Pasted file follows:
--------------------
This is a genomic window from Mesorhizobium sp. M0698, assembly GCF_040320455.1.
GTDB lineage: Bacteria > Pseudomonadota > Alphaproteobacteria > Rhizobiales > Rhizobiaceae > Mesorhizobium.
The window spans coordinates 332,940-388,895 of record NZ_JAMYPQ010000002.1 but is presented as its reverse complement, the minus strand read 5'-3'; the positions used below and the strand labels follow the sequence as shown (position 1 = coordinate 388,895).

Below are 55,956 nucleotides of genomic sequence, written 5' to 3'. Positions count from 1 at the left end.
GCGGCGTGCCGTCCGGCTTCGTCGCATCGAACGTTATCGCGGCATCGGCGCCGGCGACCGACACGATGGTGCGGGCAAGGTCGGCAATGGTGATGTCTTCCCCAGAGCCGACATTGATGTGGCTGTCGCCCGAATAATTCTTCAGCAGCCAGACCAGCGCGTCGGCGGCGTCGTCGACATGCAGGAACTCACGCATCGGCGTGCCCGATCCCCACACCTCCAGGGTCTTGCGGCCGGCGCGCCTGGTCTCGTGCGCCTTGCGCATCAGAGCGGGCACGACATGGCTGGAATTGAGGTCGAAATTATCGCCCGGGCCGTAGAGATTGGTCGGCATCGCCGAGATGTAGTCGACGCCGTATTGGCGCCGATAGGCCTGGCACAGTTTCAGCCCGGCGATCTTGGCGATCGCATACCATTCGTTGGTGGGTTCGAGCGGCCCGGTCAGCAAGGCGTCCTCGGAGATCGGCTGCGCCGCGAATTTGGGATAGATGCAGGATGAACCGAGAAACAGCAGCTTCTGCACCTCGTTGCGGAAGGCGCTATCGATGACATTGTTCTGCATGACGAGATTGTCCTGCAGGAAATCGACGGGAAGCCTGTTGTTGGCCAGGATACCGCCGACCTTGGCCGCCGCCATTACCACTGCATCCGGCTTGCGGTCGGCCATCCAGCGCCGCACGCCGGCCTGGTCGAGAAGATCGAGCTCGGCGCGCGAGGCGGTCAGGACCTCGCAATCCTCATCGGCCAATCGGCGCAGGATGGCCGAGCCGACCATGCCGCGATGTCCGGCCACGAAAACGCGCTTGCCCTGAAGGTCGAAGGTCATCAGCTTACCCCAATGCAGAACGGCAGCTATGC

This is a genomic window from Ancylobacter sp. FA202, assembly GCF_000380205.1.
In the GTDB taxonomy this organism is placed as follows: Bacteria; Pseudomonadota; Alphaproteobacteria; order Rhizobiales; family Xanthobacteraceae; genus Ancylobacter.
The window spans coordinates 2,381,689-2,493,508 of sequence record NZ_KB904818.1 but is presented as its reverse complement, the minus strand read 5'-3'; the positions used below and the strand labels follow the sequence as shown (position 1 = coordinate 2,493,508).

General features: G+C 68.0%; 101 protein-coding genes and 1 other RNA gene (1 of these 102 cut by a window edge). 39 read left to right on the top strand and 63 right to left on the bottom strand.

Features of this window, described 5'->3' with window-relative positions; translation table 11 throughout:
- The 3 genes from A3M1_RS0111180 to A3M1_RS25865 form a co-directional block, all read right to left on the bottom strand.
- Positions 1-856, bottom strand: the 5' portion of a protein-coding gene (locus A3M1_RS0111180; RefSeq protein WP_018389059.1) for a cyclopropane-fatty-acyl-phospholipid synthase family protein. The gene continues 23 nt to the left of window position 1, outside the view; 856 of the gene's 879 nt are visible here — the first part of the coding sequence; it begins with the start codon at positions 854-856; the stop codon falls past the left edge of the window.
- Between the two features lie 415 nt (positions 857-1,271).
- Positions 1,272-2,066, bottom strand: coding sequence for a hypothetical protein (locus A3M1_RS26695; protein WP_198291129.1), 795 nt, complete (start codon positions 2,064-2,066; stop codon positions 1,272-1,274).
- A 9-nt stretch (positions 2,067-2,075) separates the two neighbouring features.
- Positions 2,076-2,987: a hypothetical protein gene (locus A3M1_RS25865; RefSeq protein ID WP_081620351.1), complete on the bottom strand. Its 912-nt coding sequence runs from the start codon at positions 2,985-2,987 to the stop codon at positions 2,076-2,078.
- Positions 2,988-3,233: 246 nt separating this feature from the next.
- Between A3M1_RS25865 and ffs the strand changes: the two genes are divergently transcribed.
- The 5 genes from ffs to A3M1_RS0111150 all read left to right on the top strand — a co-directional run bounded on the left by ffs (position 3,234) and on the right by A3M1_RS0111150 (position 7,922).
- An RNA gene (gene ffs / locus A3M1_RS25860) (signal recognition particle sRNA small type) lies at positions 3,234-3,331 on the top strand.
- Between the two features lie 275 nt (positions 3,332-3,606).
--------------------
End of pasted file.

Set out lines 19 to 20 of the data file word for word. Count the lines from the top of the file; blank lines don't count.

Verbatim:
- The 5 genes from ffs to A3M1_RS0111150 all read left to right on the top strand — a co-directional run bounded on the left by ffs (position 3,234) and on the right by A3M1_RS0111150 (position 7,922).
- An RNA gene (gene ffs / locus A3M1_RS25860) (signal recognition particle sRNA small type) lies at positions 3,234-3,331 on the top strand.